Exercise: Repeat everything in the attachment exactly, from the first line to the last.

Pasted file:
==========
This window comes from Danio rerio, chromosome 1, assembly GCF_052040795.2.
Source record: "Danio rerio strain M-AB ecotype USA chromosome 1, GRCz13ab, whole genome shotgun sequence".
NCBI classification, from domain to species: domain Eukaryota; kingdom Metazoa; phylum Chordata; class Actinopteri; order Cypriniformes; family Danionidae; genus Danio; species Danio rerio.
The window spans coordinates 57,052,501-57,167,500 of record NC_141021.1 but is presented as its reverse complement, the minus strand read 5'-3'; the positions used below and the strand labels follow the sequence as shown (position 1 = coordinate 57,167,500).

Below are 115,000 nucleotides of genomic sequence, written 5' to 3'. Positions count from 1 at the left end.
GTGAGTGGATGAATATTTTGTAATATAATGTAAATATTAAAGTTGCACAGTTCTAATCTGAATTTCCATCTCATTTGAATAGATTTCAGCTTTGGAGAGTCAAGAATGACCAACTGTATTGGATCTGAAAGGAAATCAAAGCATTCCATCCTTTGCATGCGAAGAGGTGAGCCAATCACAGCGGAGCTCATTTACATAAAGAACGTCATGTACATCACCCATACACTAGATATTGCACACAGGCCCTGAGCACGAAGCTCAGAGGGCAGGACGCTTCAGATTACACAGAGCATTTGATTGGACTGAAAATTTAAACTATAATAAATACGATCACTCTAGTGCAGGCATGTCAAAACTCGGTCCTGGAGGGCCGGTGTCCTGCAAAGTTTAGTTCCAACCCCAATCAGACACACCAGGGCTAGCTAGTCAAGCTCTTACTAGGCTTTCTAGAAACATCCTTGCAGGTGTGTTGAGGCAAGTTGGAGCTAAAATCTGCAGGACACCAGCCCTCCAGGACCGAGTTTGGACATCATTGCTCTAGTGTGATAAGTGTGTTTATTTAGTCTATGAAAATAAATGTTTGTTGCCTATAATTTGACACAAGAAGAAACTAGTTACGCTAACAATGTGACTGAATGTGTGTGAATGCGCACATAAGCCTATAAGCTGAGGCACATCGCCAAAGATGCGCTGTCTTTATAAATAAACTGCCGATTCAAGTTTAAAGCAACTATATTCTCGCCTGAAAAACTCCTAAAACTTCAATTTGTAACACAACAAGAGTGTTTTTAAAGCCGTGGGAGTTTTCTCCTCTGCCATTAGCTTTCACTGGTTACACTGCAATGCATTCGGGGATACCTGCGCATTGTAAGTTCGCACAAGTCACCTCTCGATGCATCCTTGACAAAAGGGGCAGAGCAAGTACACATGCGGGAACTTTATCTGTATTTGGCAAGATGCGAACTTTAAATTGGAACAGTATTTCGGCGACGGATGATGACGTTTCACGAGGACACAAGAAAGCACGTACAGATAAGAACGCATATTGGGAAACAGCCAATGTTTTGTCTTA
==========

This window comes from Danio rerio, chromosome 1, assembly GCF_052040795.2.
Source record: "Danio rerio strain M-AB ecotype USA chromosome 1, GRCz13ab, whole genome shotgun sequence".
NCBI classification, from domain to species: domain Eukaryota; kingdom Metazoa; phylum Chordata; class Actinopteri; order Cypriniformes; family Danionidae; genus Danio; species Danio rerio.
The window spans coordinates 57,052,501-57,167,500 of record NC_141021.1 but is presented as its reverse complement, the minus strand read 5'-3'; the positions used below and the strand labels follow the sequence as shown (position 1 = coordinate 57,167,500).

Below are 115,000 nucleotides of genomic sequence, written 5' to 3'. Positions count from 1 at the left end.
GTGAGTGGATGAATATTTTGTAATATAATGTAAATATTAAAGTTGCACAGTTCTAATCTGAATTTCCATCTCATTTGAATAGATTTCAGCTTTGGAGAGTCAAGAATGACCAACTGTATTGGATCTGAAAGGAAATCAAAGCATTCCATCCTTTGCATGCGAAGAGGTGAGCCAATCACAGCGGAGCTCATTTACATAAAGAACGTCATGTACATCACCCATACACTAGATATTGCACACAGGCCCTGAGCACGAAGCTCAGAGGGCAGGACGCTTCAGATTACACAGAGCATTTGATTGGACTGAAAATTTAAACTATAATAAATACGATCACTCTAGTGCAGGCATGTCAAAACTCGGTCCTGGAGGGCCGGTGTCCTGCAAAGTTTAGTTCCAACCCCAATCAGACACACCAGGGCTAGCTAGTCAAGCTCTTACTAGGCTTTCTAGAAACATCCTTGCAGGTGTGTTGAGGCAAGTTGGAGCTAAAATCTGCAGGACACCAGCCCTCCAGGACCGAGTTTGGACATCATTGCTCTAGTGTGATAAGTGTGTTTATTTAGTCTATGAAAATAAATGTTTGTTGCCTATAATTTGACACAAGAAGAAACTAGTTACGCTAACAATGTGACTGAATGTGTGTGAATGCGCACATAAGCCTATAAGCTGAGGCACATCGCCAAAGATGCGCTGTCTTTATAAATAAACTGCCGATTCAAGTTTAAAGCAACTATATTCTCGCCTGAAAAACTCCTAAAACTTCAATTTGTAACACAACAAGAGTGTTTTTAAAGCCGTGGGAGTTTTCTCCTCTGCCATTAGCTTTCACTGGTTACACTGCAATGCATTCGGGGATACCTGCGCATTGTAAGTTCGCACAAGTCACCTCTCGATGCATCCTTGACAAAAGGGGCAGAGCAAGTACACATGCGGGAACTTTATCTGTATTTGGCAAGATGCGAACTTTAAATTGGAACAGTATTTCGGCGACGGATGATGACGTTTCACGAGGACACAAGAAAGCACGTACAGATAAGAACGCATATTGGGAAACAGCCAATGTTTTGTCTTA